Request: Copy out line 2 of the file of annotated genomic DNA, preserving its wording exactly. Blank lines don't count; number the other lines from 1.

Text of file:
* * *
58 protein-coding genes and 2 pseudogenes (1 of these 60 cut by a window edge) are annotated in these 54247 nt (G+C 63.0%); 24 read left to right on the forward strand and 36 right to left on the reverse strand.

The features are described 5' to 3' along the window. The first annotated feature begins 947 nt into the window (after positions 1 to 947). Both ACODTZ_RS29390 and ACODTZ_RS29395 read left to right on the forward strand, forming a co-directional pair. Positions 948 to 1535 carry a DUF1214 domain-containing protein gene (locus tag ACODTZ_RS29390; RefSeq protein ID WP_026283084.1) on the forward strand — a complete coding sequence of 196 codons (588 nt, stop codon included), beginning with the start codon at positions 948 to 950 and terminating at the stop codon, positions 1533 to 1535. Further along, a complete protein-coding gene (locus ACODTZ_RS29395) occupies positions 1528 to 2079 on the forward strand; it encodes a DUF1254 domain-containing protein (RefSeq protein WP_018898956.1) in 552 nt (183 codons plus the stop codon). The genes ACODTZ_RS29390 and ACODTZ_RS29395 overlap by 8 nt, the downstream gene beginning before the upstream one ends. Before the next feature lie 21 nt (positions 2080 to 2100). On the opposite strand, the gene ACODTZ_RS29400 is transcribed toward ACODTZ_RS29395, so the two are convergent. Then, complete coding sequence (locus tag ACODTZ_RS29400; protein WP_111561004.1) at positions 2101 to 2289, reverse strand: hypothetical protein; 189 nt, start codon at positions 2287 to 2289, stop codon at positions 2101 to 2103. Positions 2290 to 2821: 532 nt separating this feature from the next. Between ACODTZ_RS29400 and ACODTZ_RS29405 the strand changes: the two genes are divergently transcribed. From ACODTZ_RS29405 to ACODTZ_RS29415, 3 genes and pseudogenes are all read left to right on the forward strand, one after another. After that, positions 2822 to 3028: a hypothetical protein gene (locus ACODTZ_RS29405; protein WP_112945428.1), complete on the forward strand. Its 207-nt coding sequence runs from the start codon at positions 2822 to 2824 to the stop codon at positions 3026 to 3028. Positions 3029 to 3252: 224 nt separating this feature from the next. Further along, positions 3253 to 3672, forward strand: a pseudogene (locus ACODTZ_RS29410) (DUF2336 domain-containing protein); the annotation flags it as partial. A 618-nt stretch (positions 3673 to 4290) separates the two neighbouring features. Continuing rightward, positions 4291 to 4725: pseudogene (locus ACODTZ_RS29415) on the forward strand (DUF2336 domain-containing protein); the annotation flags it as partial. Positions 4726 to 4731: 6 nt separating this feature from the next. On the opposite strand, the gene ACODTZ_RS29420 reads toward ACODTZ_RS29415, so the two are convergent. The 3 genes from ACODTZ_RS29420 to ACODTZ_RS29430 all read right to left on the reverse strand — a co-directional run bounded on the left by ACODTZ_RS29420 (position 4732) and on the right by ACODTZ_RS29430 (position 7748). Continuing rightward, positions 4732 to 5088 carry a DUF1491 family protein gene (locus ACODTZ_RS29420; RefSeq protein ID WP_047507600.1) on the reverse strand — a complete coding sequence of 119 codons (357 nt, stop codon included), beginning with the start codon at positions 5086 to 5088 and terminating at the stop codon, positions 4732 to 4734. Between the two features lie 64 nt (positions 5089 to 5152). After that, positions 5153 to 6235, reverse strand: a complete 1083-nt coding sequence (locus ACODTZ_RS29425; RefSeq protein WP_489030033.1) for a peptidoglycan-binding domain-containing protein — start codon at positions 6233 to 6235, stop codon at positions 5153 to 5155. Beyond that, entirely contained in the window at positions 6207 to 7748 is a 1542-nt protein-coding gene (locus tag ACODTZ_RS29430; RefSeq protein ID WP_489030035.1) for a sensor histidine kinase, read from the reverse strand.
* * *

The features are described 5' to 3' along the window. The first annotated feature begins 947 nt into the window (after positions 1 to 947). Both ACODTZ_RS29390 and ACODTZ_RS29395 read left to right on the forward strand, forming a co-directional pair. Positions 948 to 1535 carry a DUF1214 domain-containing protein gene (locus tag ACODTZ_RS29390; RefSeq protein ID WP_026283084.1) on the forward strand — a complete coding sequence of 196 codons (588 nt, stop codon included), beginning with the start codon at positions 948 to 950 and terminating at the stop codon, positions 1533 to 1535. Further along, a complete protein-coding gene (locus ACODTZ_RS29395) occupies positions 1528 to 2079 on the forward strand; it encodes a DUF1254 domain-containing protein (RefSeq protein WP_018898956.1) in 552 nt (183 codons plus the stop codon). The genes ACODTZ_RS29390 and ACODTZ_RS29395 overlap by 8 nt, the downstream gene beginning before the upstream one ends. Before the next feature lie 21 nt (positions 2080 to 2100). On the opposite strand, the gene ACODTZ_RS29400 is transcribed toward ACODTZ_RS29395, so the two are convergent. Then, complete coding sequence (locus tag ACODTZ_RS29400; protein WP_111561004.1) at positions 2101 to 2289, reverse strand: hypothetical protein; 189 nt, start codon at positions 2287 to 2289, stop codon at positions 2101 to 2103. Positions 2290 to 2821: 532 nt separating this feature from the next. Between ACODTZ_RS29400 and ACODTZ_RS29405 the strand changes: the two genes are divergently transcribed. From ACODTZ_RS29405 to ACODTZ_RS29415, 3 genes and pseudogenes are all read left to right on the forward strand, one after another. After that, positions 2822 to 3028: a hypothetical protein gene (locus ACODTZ_RS29405; protein WP_112945428.1), complete on the forward strand. Its 207-nt coding sequence runs from the start codon at positions 2822 to 2824 to the stop codon at positions 3026 to 3028. Positions 3029 to 3252: 224 nt separating this feature from the next. Further along, positions 3253 to 3672, forward strand: a pseudogene (locus ACODTZ_RS29410) (DUF2336 domain-containing protein); the annotation flags it as partial. A 618-nt stretch (positions 3673 to 4290) separates the two neighbouring features. Continuing rightward, positions 4291 to 4725: pseudogene (locus ACODTZ_RS29415) on the forward strand (DUF2336 domain-containing protein); the annotation flags it as partial. Positions 4726 to 4731: 6 nt separating this feature from the next. On the opposite strand, the gene ACODTZ_RS29420 reads toward ACODTZ_RS29415, so the two are convergent. The 3 genes from ACODTZ_RS29420 to ACODTZ_RS29430 all read right to left on the reverse strand — a co-directional run bounded on the left by ACODTZ_RS29420 (position 4732) and on the right by ACODTZ_RS29430 (position 7748). Continuing rightward, positions 4732 to 5088 carry a DUF1491 family protein gene (locus ACODTZ_RS29420; RefSeq protein ID WP_047507600.1) on the reverse strand — a complete coding sequence of 119 codons (357 nt, stop codon included), beginning with the start codon at positions 5086 to 5088 and terminating at the stop codon, positions 4732 to 4734. Between the two features lie 64 nt (positions 5089 to 5152). After that, positions 5153 to 6235, reverse strand: a complete 1083-nt coding sequence (locus ACODTZ_RS29425; RefSeq protein WP_489030033.1) for a peptidoglycan-binding domain-containing protein — start codon at positions 6233 to 6235, stop codon at positions 5153 to 5155. Beyond that, entirely contained in the window at positions 6207 to 7748 is a 1542-nt protein-coding gene (locus tag ACODTZ_RS29430; RefSeq protein ID WP_489030035.1) for a sensor histidine kinase, read from the reverse strand.